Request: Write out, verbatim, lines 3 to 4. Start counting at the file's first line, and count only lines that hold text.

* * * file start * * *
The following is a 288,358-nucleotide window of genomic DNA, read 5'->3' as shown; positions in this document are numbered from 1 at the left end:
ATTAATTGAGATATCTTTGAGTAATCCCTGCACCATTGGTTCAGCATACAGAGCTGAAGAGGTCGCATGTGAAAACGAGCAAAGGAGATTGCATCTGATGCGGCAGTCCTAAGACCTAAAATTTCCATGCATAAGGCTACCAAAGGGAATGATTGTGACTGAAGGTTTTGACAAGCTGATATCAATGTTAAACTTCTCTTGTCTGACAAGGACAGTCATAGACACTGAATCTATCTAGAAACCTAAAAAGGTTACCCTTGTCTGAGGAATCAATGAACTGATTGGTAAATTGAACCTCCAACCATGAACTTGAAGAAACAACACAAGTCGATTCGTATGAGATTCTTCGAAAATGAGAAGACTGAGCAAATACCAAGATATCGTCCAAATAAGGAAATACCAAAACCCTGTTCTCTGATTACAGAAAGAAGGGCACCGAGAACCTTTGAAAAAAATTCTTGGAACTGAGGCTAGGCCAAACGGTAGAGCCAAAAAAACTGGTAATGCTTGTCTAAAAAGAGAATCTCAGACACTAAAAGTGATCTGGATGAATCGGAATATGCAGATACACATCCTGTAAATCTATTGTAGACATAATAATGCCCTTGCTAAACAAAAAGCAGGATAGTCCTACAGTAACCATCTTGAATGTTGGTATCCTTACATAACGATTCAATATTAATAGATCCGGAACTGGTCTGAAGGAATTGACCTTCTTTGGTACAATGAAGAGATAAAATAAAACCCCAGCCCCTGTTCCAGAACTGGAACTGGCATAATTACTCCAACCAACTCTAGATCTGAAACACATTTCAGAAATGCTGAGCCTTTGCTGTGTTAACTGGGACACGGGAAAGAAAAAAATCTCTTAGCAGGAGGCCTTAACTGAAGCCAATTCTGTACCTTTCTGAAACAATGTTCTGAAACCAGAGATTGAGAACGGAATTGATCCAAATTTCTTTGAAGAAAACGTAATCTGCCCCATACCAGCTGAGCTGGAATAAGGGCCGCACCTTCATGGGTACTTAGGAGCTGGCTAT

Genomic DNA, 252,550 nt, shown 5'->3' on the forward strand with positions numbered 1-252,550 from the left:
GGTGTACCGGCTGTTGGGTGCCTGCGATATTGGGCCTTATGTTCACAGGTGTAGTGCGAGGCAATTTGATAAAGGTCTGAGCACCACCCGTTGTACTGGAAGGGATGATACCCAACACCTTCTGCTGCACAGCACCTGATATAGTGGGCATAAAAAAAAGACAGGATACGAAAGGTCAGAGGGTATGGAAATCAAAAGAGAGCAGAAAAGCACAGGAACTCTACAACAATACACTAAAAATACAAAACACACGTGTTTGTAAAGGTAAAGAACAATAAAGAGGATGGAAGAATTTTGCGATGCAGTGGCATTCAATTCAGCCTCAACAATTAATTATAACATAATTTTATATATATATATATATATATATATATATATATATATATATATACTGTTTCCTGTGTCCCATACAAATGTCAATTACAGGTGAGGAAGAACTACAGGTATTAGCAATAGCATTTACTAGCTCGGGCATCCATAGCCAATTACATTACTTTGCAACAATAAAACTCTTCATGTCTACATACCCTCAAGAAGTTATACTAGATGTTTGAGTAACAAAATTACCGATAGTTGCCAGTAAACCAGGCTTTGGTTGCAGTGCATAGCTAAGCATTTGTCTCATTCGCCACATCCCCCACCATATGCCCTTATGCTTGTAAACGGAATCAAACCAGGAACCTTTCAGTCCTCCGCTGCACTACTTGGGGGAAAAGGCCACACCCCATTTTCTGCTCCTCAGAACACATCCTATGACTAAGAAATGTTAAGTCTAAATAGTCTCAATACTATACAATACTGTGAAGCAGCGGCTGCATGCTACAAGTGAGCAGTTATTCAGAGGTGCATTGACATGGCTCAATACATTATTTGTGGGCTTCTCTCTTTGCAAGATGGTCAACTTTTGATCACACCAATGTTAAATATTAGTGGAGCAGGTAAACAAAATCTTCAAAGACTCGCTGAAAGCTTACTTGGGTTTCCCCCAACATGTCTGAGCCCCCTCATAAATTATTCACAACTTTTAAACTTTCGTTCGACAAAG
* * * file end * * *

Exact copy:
Genomic DNA, 252,550 nt, shown 5'->3' on the forward strand with positions numbered 1-252,550 from the left:
GGTGTACCGGCTGTTGGGTGCCTGCGATATTGGGCCTTATGTTCACAGGTGTAGTGCGAGGCAATTTGATAAAGGTCTGAGCACCACCCGTTGTACTGGAAGGGATGATACCCAACACCTTCTGCTGCACAGCACCTGATATAGTGGGCATAAAAAAAAGACAGGATACGAAAGGTCAGAGGGTATGGAAATCAAAAGAGAGCAGAAAAGCACAGGAACTCTACAACAATACACTAAAAATACAAAACACACGTGTTTGTAAAGGTAAAGAACAATAAAGAGGATGGAAGAATTTTGCGATGCAGTGGCATTCAATTCAGCCTCAACAATTAATTATAACATAATTTTATATATATATATATATATATATATATATATATATATATATATACTGTTTCCTGTGTCCCATACAAATGTCAATTACAGGTGAGGAAGAACTACAGGTATTAGCAATAGCATTTACTAGCTCGGGCATCCATAGCCAATTACATTACTTTGCAACAATAAAACTCTTCATGTCTACATACCCTCAAGAAGTTATACTAGATGTTTGAGTAACAAAATTACCGATAGTTGCCAGTAAACCAGGCTTTGGTTGCAGTGCATAGCTAAGCATTTGTCTCATTCGCCACATCCCCCACCATATGCCCTTATGCTTGTAAACGGAATCAAACCAGGAACCTTTCAGTCCTCCGCTGCACTACTTGGGGGAAAAGGCCACACCCCATTTTCTGCTCCTCAGAACACATCCTATGACTAAGAAATGTTAAGTCTAAATAGTCTCAATACTATACAATACTGTGAAGCAGCGGCTGCATGCTACAAGTGAGCAGTTATTCAGAGGTGCATTGACATGGCTCAATACATTATTTGTGGGCTTCTCTCTTTGCAAGATGGTCAACTTTTGATCACACCAATGTTAAATATTAGTGGAGCAGGTAAACAAAATCTTCAAAGACTCGCTGAAAGCTTACTTGGGTTTCCCCCAACATGTCTGAGCCCCCTCATAAATTATTCACAACTTTTAAACTTTCGTTCGACAAAG